Should you care what your co-workers think about you?

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No matter if you work in a small company or a large company, chances are you have co-workers who you get along with from day one and those who take a bit more work to build a rapport with. But can your co-workers opinion of you make a difference in your performance; your career? Or better yet, do we realistically understand our own value proposition to our employers and colleagues based on our own personality? This was the question that came to my mind at a recent Women of ALPFA event here in Orlando by keynote speaker Sally Hogshead and something I thought I would share for those professionals out there interested in maximizing their interpersonal effectiveness.

We have been working with various personality tests for quite some time now. Whether it is the Myers Briggs, DISC or other professional personality/aptitude indicators, these are all meant to measure what personality traits and skills that we inwardly feel we best bring to the table for our companies. But what if we are just subconsciously emulating our own ideal of what we believe would make an exemplary employee, perhaps we have been molding ourselves to fit into the corporate structure of our own imagination.  According to Sally, “the greatest value you can add is to become more of yourself.” Her book How the World Sees You aims to help us understand what aspects of our personality make us most valuable to others, and it’s based on surveys of hundreds of thousands of professionals.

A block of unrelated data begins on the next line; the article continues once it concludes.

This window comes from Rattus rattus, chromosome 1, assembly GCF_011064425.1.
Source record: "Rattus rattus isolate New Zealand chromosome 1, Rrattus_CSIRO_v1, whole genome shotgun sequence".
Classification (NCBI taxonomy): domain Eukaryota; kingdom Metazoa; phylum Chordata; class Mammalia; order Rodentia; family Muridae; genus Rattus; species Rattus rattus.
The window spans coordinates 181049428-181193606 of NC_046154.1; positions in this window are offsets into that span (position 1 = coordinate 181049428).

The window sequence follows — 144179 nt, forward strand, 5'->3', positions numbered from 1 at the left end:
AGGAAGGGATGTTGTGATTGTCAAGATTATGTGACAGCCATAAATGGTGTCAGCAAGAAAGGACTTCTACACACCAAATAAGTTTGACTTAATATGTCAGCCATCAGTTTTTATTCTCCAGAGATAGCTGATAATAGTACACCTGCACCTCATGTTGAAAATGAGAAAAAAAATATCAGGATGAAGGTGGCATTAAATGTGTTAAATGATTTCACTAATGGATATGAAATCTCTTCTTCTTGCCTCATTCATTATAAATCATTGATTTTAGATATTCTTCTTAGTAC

On top of being an energetic and compelling speaker, Sally delivered some thought provoking dialogue that challenges conventional thinking on personal value in the workplace. If you are a hiring manager, Human Capital professional or simply interested in understanding how you are perceived and how your own natural personality traits can be harnessed to maximize your daily personal interactions, the Fascinate system that Sally has created may just be a good start. As Sally says, “You already know how you see the world. But do you know how the world sees you?”  Better yet, do you know how you can use this to your advantage?

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